Abstract

http://ssrn.com/abstract=2435276
 


 



Zoned for Injustice: Moving Beyond Zoning and Market-Based Land Preservation to Address Rural Poverty


Liz Clark Rinehart


University of Maryland Francis King Carey School of Law

May 9, 2014


Abstract:     
The problem of rural poverty has endured even as many states, particularly Maryland, make significant strides toward preserving rural land. The reason for the disparate levels of success in the two spheres lies in conflicting incentives between preserving rural environments and encouraging development in rural areas. Market-based conservation tools, such as easements, promised to be an improvement over traditional zoning and direct government regulation. While these tools have been successful, they are not entirely divorced from single-use zoning and suffer from single-use zoning’s tendency to isolate and discourage multiple uses of land. This framework is ill-suited to rural areas, where low population densities and vast distances exacerbate rural poverty. A better approach, which Maryland, as a leader in land preservation, could champion, is to allow micro-mixed use on rural areas, provided regulations exist to minimize environmental impact.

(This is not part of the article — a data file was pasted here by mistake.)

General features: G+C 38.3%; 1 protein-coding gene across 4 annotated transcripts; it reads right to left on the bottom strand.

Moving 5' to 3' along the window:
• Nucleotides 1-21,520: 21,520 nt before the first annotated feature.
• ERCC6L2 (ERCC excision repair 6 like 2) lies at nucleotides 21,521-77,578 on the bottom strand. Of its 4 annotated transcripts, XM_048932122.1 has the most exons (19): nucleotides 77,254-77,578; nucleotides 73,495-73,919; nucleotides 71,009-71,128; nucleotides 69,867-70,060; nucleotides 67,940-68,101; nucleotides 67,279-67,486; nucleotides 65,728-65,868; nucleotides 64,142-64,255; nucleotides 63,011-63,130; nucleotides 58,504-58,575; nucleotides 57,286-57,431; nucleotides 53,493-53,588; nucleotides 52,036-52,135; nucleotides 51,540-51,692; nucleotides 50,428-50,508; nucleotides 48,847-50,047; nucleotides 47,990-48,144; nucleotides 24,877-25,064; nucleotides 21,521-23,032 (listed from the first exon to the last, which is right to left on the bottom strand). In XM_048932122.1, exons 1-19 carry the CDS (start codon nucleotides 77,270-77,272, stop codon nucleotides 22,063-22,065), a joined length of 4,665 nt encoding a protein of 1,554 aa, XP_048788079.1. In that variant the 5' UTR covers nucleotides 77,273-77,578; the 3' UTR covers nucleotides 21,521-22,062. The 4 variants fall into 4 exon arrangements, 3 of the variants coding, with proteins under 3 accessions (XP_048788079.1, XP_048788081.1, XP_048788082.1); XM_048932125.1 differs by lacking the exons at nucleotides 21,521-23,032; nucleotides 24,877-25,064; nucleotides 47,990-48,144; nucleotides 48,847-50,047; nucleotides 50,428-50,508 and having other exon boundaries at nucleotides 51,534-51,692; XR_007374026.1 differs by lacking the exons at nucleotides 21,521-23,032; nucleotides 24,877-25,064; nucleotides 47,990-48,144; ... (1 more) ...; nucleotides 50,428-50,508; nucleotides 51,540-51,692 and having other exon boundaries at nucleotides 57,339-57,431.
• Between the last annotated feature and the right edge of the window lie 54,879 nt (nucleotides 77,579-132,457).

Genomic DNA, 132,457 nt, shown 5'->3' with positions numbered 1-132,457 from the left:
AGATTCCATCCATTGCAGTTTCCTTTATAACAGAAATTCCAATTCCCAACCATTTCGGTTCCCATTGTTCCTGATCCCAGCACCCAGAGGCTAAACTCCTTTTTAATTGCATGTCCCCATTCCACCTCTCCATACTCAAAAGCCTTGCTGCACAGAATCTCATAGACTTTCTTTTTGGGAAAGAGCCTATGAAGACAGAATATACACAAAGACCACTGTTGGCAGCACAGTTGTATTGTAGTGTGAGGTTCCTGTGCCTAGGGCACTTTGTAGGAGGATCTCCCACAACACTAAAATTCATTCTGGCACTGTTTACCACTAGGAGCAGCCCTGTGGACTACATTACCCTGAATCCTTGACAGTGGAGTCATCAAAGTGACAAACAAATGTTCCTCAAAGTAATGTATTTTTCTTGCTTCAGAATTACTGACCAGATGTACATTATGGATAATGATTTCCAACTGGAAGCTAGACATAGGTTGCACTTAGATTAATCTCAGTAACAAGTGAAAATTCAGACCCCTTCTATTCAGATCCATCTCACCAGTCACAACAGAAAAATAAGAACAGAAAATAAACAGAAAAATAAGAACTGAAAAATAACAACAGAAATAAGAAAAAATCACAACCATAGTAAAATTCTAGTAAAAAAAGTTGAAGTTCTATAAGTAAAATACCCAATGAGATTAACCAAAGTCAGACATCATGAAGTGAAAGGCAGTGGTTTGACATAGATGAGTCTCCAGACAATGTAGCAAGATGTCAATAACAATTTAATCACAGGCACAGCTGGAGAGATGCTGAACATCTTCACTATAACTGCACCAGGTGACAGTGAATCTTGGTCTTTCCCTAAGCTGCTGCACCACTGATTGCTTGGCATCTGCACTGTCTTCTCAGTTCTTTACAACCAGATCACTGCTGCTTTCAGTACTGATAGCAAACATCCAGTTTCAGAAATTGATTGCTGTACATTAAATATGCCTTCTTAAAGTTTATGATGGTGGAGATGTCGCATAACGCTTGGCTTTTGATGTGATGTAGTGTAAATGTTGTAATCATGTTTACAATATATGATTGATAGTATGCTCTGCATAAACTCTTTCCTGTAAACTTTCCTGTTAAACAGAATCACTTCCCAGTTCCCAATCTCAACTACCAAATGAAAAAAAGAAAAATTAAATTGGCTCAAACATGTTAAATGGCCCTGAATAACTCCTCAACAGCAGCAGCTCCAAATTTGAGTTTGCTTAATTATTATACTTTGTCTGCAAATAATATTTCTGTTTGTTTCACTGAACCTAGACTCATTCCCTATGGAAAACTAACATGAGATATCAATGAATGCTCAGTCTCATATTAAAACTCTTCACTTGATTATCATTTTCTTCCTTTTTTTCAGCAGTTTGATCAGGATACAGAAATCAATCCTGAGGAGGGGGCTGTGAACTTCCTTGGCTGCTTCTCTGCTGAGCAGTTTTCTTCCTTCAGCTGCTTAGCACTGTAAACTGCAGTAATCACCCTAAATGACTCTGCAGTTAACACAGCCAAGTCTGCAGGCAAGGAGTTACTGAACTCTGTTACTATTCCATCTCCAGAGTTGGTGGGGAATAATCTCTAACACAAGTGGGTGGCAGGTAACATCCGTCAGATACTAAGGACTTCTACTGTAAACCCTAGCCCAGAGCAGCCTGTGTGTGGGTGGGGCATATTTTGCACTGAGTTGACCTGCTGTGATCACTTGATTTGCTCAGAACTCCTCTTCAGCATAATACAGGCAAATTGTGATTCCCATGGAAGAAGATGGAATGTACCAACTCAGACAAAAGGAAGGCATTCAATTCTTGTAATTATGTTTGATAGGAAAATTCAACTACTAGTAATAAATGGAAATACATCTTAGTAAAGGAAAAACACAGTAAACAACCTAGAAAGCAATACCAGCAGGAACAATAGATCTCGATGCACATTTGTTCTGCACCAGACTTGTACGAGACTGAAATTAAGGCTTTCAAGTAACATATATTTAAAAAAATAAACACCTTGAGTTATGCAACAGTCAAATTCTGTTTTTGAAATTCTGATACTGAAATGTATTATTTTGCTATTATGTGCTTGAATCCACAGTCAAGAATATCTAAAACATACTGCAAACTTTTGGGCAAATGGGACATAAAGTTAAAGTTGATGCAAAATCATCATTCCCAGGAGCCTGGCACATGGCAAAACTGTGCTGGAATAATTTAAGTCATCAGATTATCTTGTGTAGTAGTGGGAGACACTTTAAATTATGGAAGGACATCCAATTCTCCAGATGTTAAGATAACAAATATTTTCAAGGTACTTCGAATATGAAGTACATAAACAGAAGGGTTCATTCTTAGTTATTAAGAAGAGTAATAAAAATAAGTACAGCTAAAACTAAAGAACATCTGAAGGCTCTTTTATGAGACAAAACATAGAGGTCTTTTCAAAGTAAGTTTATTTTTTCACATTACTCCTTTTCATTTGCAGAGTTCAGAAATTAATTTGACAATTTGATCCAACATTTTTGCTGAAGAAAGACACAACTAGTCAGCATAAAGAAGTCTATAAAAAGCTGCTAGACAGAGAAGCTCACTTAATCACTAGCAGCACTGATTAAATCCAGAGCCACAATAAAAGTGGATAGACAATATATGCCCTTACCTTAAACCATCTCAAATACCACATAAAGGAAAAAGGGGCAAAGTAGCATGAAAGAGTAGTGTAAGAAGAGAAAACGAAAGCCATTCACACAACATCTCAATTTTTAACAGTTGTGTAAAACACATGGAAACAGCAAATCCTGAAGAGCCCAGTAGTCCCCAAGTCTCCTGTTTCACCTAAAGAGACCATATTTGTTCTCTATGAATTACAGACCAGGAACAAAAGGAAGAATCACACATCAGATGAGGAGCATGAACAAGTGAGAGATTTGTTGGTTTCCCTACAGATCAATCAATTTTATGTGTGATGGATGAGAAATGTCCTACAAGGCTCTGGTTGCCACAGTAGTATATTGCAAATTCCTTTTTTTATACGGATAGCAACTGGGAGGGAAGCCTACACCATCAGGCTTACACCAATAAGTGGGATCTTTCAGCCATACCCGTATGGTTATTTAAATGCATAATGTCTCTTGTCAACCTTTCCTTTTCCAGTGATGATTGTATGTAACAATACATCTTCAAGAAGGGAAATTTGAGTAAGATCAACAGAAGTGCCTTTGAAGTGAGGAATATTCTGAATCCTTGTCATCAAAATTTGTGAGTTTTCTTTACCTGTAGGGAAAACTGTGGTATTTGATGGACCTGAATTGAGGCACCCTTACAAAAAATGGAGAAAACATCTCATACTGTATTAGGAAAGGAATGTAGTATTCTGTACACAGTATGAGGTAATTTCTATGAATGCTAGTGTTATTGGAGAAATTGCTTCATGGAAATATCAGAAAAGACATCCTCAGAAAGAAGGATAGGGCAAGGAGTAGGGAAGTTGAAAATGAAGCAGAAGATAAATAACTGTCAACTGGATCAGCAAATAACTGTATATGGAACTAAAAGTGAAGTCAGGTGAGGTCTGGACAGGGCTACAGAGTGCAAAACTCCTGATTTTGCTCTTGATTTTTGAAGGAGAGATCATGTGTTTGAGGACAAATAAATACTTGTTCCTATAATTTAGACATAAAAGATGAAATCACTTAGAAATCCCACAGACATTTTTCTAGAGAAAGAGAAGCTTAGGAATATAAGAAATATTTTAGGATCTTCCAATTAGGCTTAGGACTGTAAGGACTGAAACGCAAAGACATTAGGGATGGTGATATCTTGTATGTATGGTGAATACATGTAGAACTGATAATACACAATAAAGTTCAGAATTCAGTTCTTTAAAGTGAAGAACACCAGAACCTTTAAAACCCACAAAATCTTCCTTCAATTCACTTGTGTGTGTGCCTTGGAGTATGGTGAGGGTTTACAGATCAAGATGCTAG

Number of Pages in PDF File: 45

Keywords: Zoning, Land Use, Conservation Easements, Agriculture, Agricultural Easements, Rural Poverty, Environmental Justice, Maryland, Smart Growth, New Urbanism

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Date posted: May 11, 2014 ; Last revised: August 5, 2014

Suggested Citation

Rinehart, Liz Clark, Zoned for Injustice: Moving Beyond Zoning and Market-Based Land Preservation to Address Rural Poverty (May 9, 2014). Available at SSRN: http://ssrn.com/abstract=2435276 or http://dx.doi.org/10.2139/ssrn.2435276

Contact Information

Liz Clark Rinehart (Contact Author)
University of Maryland Francis King Carey School of Law ( email )
500 West Baltimore Street
Baltimore, MD 21201-1786
United States
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